(L to R) D. Lynn Meyers, Alecia Kintner Brian Isaac Phillips and Blake Robison on ArtsWrap with Alecia
Hear the full discussion with D. Lynn Meyers, Brian Isaac Phillips and Blake Robison on episode six of ArtsWrap with Alecia, available wherever you get your podcasts.
Leaders of the region's three largest professional theaters came together recently to discuss how their industry is evolving, post-pandemic.
While The New York Times reported last fall that audiences have been slow to return, Cincinnati Playhouse in the Park artistic director Blake Robison sees "signs of hope" that Cincinnati may be faring better than other regions. Ensemble Theatre Cincinnati producing artistic director D. Lynn Meyers cautiously agrees, noting that ETC audiences are at 70% capacity, down from 87-92%, pre-pandemic. Even more encouraging, ETC's last production, "Grand Horizons," sold out
Although the region may be rebounding faster than some, Cincinnati Shakespeare Company artistic director Brian Isaac Phillips points out that it's volatile. That volatility makes it difficult to budget, compounded by a shift from season subscribers, to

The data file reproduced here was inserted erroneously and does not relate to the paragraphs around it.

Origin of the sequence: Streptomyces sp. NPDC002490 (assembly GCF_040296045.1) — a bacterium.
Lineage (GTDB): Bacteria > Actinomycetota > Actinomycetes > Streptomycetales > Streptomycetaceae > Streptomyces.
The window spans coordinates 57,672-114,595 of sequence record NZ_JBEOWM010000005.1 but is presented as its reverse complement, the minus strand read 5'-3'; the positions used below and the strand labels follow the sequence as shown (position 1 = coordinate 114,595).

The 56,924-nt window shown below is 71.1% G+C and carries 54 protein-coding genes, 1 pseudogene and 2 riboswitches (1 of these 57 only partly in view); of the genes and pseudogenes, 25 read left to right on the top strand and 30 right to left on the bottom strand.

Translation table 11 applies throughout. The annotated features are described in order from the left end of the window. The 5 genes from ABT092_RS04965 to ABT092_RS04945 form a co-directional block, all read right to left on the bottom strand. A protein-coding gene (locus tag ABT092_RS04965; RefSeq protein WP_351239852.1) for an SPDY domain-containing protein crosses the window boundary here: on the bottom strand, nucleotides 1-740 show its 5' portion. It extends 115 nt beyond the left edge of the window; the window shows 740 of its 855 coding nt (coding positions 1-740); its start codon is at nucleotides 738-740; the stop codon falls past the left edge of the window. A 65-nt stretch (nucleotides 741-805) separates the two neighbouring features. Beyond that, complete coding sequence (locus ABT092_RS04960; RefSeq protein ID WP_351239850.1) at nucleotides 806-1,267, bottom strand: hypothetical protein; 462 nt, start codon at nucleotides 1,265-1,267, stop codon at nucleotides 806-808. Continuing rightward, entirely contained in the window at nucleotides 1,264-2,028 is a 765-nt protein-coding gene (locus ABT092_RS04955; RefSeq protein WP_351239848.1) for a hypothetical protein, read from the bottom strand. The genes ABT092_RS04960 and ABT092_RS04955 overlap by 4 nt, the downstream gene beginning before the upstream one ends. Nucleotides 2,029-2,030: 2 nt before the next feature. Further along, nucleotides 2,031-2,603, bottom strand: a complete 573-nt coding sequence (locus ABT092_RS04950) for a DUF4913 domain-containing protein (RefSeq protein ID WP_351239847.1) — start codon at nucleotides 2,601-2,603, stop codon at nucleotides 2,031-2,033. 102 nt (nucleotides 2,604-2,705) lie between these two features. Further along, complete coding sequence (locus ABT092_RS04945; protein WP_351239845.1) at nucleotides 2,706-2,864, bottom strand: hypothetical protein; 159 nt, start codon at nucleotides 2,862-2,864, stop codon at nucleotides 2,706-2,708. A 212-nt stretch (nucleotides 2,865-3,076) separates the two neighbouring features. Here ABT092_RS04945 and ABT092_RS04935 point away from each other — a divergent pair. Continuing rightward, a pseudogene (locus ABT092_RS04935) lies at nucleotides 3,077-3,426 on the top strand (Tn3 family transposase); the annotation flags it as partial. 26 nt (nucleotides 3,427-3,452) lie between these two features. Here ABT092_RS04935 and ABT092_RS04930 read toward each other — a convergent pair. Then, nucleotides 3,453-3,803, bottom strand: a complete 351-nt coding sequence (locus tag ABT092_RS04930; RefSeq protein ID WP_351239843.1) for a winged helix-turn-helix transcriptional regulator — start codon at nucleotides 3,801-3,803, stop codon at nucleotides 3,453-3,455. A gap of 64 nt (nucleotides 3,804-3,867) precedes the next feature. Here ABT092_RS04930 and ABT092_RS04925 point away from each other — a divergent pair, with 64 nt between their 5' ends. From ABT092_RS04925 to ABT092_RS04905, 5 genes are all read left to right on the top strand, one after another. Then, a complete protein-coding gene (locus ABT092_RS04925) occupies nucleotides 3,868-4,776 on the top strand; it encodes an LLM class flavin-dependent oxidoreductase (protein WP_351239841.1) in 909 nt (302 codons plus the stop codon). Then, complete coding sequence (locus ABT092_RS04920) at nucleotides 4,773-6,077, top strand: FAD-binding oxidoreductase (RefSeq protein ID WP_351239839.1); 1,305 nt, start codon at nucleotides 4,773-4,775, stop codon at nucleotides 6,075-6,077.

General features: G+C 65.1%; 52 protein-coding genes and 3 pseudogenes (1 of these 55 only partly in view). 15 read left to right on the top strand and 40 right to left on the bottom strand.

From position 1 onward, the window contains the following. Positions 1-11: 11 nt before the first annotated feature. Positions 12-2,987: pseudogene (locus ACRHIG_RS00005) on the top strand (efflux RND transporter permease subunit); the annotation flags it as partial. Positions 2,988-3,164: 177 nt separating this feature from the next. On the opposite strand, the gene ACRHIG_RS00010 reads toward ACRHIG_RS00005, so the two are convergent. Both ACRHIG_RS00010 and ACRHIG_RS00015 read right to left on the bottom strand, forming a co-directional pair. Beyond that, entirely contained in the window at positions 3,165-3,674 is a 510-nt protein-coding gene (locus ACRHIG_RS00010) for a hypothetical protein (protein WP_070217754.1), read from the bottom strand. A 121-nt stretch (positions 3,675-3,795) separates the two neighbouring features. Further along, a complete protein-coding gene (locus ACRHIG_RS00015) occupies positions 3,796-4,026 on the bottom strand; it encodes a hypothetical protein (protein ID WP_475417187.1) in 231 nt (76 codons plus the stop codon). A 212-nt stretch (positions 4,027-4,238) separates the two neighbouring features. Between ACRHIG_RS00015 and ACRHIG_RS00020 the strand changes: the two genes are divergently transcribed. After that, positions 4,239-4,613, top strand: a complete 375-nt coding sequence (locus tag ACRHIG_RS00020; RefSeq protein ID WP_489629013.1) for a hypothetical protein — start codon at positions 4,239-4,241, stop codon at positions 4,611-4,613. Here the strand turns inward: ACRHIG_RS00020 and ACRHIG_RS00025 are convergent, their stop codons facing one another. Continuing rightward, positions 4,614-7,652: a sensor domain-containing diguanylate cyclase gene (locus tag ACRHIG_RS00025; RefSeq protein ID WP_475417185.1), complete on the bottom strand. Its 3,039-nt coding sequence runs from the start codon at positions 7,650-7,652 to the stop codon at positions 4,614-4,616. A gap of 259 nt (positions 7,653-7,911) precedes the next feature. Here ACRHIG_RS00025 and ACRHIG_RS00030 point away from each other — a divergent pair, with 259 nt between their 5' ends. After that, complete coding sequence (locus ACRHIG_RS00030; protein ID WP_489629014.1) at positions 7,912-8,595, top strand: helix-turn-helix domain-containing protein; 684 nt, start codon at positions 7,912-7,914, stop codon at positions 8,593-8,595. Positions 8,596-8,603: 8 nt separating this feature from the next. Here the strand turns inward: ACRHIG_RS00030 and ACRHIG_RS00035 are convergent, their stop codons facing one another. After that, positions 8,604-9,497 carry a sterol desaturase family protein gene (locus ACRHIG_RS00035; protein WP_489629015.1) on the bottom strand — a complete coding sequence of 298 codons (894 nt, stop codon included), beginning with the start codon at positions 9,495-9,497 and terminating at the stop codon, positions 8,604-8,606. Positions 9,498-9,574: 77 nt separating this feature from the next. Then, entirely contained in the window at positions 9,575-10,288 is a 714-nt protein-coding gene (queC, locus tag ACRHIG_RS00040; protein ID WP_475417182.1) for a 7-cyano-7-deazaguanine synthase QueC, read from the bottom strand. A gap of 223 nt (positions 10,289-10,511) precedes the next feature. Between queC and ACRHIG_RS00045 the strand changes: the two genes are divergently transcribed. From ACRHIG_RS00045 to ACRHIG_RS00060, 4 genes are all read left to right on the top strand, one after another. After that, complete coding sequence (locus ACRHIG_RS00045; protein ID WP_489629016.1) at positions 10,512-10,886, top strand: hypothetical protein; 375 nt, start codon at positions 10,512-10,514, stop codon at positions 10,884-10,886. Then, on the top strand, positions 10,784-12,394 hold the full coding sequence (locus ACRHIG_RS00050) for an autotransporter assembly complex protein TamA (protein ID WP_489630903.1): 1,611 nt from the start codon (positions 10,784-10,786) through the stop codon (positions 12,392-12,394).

more last-minute single ticket buyers.
Knowing that, Robison has seen success programming familiar titles, such as "Murder on the Orient Express" and "A Chorus Line." Cincinnati Ballet and the Cincinnati Arts Association echo that trend — audiences seem to crave what is comfortable and sure to entertain.
Phillips exercises financial caution, focusing on controllable expenses like cast size. For a while, he says, it's likely that theaters will refrain from productions with large cast or crew requirements. This means, however, there are fewer industry jobs available.
There are always silver linings, including the opportunity to innovate. Cincinnati Shakes co-produced "The Rewards of Being Frank," premiering it here before heading to New York City for an off-Broadway run.
The unpredictability of the last few years will soon be overshadowed by the opening the new Rouse Theatre at Playhouse in the Park, featuring Moe and Jack's Place. Robison's upcoming plans at the Playhouse include two world premieres: "Shane" and "Origin Story."
Meyers has been busy playing an additional role as casting director for local films. She relishes "putting people to work," whether on the stage or the big screen. ETC also has a world premiere of its own: Torie Wiggins' "Who All Over There." The regional premiere of "Morning Sun" is also ahead.
Flexibility, caution and bold thinking: these attributes define local arts leaders as they reimagine and reintroduce the magic of live theater to us all.
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